Some people who a raising chickens in a more suburban or urban environment confine chickens to a fenced-in spot or use a chicken tractor or portable run so that they know where their chickens are at all times.
The recommended wire mesh size is a half inch square, as that will keep out most predators, even smaller snakes. If desired, you can add roofing to keep your chickens out of talon’s reach.
Chickens require food to make eggs, but what should it be? A laying diet needs large amounts of protein and calcium, much of which comes from commercial poultry pellets. These pellets have a grain and seed base and should comprise around 16 percent of the diet.
The rule of thumb is that four pounds of feed will be needed for one dozen eggs. The calcium comes from a supplemental source supplied separately. If your chickens have little room to peck and roam, it is particularly important to ensure their food has everything they need.
Even with free-range chickens, there are a number of things you can add to their diet to ensure a productive working life. Most fruit and vegetable scraps are a dandy way to get your birds more minerals.
The only forbidden ones are raw green peels, such as those from potatoes, and citrus fruits. Processed whole grains, such as pastas, are also part of a healthy diet. Make sure you use high-quality feed that, if possible, is organic, as certain hazardous chemicals have a negative effect on health and egg production.
Chickens also enjoy a treat now and then. Foods that are often used as such range from what you’d consider eating, like apples, broccoli, and pumpkin, to downright gross, like worms.
Feeding to lay strong
In general, your chicken can eat what you do, but there are exceptions. Never give anything fatty, sugary, or salty, such as highly processed snack foods. Rhubarb, avocado, and garlic are not good for them and should never be put in the feed trough. If you do, your bird will not lay eggs for long.
Food should be presented in a proper fashion. Although the image of scattering grain on the ground is popular, it is not always a good way to feed chickens. If your chickens are confined for some reason, invest in a feeding trough to dispense their food.
In doing so, rather than simply scattering seed, you will not mix feed and droppings. This prevents nasty parasitic infections, such as coccidiosis, from starting, spreading, and eventually killing your chickens by malnutrition.
Chickens need a lot of water to produce eggs. Make sure that they have access to a steady supply of clean water. If neglected, you will have to wait around a week for them to begin laying again.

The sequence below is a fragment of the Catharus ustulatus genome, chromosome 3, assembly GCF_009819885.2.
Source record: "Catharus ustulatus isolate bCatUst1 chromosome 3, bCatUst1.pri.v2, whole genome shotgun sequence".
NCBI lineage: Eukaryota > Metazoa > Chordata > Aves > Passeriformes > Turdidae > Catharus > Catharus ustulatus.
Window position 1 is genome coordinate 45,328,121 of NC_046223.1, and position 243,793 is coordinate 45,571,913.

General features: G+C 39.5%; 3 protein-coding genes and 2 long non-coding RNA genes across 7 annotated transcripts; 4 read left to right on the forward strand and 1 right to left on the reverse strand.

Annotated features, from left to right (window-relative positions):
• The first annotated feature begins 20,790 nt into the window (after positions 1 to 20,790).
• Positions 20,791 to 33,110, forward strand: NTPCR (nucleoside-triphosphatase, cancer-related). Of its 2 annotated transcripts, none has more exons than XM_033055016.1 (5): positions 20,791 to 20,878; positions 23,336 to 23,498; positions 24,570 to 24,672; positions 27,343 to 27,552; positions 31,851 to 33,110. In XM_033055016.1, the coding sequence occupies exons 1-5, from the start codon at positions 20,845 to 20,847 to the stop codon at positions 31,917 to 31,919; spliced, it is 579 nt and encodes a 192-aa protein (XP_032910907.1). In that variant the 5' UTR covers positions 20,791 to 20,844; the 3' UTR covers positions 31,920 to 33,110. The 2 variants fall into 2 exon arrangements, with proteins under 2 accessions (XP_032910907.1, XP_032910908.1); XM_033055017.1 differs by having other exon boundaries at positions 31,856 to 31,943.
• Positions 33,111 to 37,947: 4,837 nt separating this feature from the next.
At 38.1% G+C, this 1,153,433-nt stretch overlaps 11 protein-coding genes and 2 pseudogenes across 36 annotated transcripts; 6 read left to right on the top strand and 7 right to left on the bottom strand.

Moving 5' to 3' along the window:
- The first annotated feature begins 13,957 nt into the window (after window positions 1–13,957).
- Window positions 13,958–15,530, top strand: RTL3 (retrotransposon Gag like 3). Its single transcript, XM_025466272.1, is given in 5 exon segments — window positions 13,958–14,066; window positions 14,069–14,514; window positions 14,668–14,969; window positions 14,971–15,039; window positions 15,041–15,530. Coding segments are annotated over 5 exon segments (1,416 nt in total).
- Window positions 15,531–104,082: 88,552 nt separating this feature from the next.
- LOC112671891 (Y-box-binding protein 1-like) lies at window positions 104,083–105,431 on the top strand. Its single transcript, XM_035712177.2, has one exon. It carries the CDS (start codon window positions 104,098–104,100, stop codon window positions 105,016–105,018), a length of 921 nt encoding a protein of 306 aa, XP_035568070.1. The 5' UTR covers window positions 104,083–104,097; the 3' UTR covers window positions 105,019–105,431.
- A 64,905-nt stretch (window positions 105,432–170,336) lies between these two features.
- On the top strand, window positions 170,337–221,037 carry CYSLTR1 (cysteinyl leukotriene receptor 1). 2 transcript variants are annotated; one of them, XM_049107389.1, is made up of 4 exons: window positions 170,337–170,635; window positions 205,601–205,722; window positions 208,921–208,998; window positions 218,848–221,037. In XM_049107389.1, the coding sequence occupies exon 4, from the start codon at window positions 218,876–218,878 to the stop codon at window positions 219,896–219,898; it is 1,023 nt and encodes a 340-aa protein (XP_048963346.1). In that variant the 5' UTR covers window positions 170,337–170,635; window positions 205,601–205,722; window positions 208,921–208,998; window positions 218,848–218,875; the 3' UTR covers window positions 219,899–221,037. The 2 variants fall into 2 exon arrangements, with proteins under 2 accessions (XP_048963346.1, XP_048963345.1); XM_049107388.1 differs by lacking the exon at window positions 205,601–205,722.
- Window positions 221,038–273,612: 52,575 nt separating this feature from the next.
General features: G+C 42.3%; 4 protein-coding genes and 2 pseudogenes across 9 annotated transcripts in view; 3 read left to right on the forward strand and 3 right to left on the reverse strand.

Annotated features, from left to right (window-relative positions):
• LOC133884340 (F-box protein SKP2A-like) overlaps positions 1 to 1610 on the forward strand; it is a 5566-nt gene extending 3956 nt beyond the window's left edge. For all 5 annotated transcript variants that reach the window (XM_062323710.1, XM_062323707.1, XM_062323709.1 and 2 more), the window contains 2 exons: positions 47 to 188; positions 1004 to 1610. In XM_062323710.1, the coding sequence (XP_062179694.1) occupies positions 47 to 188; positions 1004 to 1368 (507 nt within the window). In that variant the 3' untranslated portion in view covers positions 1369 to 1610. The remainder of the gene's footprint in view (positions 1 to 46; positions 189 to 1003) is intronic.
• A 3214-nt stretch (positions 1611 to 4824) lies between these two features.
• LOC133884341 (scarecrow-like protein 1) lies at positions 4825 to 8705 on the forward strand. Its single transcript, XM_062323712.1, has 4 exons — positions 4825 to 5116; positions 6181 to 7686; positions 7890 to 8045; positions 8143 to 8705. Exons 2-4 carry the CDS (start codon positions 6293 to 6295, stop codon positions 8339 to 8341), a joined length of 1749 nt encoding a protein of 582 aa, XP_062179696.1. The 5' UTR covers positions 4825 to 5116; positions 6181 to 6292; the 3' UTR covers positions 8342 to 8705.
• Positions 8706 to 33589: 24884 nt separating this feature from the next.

Hens will lay eggs without the presence of a rooster; one is needed certainly if you plan on breeding your hens. However, their presence can sometimes cause problems. In fact, too many roosters increase the stress of the flock by their fights for dominance, stressing the chickens and decreasing the amount of eggs they lay.
The optimal ratio is one rooster per six to nine hens. If you keep around a single rooster for six to nine hens, he will warn the flock when predators come, giving them time to find cover. They will also take on predators occasionally, keeping your chickens from an untimely demise.
YouTube comments are replete with stories of roosters who died to protect their flock from hawks and the like. Having a rooster or two is having a built-in warning system and guard.
Many people enjoy chickens in their yard. The thought of enjoying fresh, tasty eggs makes the work worthwhile for many. How long do chickens lay eggs that owners can enjoy? In general, it is around two to three years before production tapers off.
However, by seeing to the cleanliness and comfort of the chickens’ surroundings, you can make the most of those years and possibly extend them. Some breeds lay more than others, but a clean, low-stress environment will do any chicken good, regardless of age or breed.
Joseph Hudson has been raising chickens for over 15 years. In 2018, he completed the Agriculture & Natural Resources program at Mt. San Antonio College. He currently raises over 1400 chickens on his 7.5-hectare farm. He keeps sharing his experience on raising healthy and happy chickens on Chicken Scratch.